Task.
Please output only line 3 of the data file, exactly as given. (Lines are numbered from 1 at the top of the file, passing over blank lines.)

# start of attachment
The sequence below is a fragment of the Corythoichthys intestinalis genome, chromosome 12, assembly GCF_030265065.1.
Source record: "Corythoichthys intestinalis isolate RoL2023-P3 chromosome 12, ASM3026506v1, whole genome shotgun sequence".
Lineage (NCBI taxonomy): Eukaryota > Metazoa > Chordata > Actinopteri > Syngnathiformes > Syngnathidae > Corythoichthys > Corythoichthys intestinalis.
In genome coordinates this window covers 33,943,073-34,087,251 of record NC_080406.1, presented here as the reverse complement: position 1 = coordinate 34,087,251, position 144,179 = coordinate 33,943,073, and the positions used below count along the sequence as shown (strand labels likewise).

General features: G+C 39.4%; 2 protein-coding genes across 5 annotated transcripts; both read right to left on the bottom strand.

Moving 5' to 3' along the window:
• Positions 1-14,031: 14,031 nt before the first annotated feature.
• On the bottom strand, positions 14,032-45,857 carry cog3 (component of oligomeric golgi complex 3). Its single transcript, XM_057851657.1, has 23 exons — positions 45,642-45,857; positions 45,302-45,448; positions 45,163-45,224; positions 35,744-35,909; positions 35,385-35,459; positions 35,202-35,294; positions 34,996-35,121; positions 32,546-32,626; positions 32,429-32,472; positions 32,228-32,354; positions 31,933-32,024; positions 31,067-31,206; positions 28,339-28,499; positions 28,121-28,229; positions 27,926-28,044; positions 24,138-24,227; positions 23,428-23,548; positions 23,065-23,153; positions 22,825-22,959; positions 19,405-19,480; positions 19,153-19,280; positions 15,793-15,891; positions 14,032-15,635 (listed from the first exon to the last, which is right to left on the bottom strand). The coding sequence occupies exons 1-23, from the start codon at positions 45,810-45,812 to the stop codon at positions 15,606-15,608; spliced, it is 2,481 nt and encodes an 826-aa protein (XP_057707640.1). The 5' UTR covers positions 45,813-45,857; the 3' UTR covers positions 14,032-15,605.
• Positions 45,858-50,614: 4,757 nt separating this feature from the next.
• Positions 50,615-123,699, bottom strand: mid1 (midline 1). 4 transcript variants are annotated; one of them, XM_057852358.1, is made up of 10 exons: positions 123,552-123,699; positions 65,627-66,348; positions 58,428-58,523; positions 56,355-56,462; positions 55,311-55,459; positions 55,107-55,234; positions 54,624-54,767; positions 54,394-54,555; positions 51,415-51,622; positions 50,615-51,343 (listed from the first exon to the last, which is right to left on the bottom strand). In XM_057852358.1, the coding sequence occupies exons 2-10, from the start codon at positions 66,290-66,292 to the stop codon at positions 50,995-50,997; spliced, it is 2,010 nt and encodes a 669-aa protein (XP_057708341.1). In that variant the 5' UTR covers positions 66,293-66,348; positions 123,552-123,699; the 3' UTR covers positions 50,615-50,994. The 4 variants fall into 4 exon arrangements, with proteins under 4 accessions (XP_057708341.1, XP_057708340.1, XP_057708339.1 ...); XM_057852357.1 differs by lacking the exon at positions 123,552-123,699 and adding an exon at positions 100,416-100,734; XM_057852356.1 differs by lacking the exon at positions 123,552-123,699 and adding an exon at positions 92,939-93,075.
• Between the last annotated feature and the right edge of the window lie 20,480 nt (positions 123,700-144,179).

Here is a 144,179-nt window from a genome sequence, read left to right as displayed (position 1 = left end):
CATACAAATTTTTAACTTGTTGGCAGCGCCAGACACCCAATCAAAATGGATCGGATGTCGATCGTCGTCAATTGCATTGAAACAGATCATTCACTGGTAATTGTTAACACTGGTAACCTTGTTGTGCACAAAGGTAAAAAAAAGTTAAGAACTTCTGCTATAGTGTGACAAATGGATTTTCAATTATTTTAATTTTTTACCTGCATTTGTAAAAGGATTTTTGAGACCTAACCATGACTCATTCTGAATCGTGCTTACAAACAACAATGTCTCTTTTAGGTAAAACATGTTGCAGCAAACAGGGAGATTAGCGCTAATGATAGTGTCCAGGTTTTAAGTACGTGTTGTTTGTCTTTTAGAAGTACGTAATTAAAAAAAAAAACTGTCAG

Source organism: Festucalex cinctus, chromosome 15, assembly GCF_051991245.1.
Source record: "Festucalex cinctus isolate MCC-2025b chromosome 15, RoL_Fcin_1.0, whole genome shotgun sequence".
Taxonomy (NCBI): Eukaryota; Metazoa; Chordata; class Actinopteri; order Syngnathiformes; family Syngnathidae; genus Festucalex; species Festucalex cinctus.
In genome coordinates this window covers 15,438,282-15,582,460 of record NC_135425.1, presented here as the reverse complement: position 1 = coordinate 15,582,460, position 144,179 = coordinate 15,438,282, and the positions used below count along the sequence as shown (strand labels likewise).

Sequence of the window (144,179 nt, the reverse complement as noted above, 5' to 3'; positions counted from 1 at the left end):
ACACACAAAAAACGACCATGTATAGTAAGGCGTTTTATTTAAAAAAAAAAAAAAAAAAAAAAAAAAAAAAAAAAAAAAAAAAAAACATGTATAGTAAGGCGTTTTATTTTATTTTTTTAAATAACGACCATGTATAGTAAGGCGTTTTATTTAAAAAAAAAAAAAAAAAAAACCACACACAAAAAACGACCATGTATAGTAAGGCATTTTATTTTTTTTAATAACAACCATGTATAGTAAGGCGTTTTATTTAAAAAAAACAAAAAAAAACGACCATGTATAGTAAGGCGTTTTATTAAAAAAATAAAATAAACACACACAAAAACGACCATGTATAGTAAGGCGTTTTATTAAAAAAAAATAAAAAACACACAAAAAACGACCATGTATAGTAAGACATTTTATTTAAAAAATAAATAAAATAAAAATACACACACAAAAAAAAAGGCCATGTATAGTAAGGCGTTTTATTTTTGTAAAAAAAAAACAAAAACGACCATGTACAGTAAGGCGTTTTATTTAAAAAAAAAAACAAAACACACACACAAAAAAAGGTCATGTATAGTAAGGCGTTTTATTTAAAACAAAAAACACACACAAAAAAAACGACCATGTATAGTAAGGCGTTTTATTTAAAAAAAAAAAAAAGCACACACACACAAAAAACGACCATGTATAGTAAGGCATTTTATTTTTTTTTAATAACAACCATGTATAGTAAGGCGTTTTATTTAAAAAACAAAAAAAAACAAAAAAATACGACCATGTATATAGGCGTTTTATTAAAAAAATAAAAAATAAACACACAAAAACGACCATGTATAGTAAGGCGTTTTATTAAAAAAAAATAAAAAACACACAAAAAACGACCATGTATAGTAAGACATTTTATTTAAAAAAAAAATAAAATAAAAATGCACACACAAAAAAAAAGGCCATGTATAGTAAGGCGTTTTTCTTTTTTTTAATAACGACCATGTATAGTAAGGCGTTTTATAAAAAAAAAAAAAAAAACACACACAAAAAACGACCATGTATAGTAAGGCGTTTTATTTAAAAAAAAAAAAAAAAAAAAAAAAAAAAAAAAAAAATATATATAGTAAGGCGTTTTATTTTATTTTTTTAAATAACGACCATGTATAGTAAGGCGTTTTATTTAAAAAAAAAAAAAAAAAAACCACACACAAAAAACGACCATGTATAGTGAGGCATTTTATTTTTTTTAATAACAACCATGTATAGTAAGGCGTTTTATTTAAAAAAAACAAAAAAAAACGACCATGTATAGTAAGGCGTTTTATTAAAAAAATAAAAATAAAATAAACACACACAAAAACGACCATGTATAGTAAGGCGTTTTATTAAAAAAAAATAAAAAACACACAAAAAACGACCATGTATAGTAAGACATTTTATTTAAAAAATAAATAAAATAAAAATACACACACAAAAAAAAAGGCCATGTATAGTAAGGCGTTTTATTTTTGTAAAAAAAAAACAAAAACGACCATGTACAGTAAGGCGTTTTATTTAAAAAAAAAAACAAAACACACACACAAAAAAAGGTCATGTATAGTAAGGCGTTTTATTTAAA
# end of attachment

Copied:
Lineage (NCBI taxonomy): Eukaryota > Metazoa > Chordata > Actinopteri > Syngnathiformes > Syngnathidae > Corythoichthys > Corythoichthys intestinalis.